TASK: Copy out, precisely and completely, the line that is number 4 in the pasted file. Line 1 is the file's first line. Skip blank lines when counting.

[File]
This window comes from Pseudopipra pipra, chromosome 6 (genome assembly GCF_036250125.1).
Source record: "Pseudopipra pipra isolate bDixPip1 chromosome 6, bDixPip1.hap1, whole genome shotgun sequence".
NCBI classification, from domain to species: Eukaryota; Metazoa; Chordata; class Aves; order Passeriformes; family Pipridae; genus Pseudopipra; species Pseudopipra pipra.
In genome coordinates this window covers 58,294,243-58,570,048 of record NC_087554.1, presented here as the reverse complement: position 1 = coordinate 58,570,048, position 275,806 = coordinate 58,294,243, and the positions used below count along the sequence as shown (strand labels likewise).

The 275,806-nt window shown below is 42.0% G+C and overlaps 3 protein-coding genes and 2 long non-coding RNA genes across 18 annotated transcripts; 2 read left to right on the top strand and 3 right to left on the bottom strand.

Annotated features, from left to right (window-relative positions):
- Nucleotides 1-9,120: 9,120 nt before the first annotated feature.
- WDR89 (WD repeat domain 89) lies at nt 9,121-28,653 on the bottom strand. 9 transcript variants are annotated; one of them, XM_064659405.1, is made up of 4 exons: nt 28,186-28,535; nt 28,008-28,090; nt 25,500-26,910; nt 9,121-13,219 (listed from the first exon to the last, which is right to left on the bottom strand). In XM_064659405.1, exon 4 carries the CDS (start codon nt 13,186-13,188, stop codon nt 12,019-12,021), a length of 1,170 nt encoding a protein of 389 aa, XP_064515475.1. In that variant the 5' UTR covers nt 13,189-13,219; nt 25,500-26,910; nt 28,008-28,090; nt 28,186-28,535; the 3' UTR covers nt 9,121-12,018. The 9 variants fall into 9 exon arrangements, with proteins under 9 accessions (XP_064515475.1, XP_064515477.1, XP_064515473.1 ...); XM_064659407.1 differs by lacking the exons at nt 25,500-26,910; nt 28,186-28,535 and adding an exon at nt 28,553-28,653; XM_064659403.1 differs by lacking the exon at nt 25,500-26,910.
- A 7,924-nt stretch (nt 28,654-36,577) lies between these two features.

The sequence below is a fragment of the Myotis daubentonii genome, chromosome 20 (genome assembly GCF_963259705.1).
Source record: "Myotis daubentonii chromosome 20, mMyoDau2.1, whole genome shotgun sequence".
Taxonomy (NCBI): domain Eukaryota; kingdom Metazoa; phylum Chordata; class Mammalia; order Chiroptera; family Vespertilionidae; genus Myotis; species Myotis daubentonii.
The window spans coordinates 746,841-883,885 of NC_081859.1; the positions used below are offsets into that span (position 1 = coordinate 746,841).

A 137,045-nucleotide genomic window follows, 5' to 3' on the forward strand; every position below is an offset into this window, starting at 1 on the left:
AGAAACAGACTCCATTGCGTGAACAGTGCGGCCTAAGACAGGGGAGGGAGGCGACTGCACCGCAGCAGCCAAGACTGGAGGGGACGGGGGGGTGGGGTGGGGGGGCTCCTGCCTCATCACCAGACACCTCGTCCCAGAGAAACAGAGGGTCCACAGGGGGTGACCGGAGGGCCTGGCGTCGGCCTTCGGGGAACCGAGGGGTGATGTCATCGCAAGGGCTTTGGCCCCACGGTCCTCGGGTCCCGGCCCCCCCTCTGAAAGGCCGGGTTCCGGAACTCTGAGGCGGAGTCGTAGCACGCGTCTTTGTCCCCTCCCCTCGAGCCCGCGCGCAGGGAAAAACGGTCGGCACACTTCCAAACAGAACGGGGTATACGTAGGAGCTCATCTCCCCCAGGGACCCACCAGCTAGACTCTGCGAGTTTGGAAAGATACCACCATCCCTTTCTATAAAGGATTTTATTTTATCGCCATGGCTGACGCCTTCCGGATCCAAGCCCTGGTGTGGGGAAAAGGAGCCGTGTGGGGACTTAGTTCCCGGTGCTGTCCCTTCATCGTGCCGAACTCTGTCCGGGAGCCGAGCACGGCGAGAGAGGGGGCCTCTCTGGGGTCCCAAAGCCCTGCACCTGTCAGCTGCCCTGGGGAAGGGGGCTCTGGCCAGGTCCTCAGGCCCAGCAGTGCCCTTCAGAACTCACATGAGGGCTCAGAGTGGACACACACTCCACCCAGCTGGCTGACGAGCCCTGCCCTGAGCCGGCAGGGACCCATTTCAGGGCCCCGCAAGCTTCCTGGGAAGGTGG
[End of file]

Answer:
In genome coordinates this window covers 58,294,243-58,570,048 of record NC_087554.1, presented here as the reverse complement: position 1 = coordinate 58,570,048, position 275,806 = coordinate 58,294,243, and the positions used below count along the sequence as shown (strand labels likewise).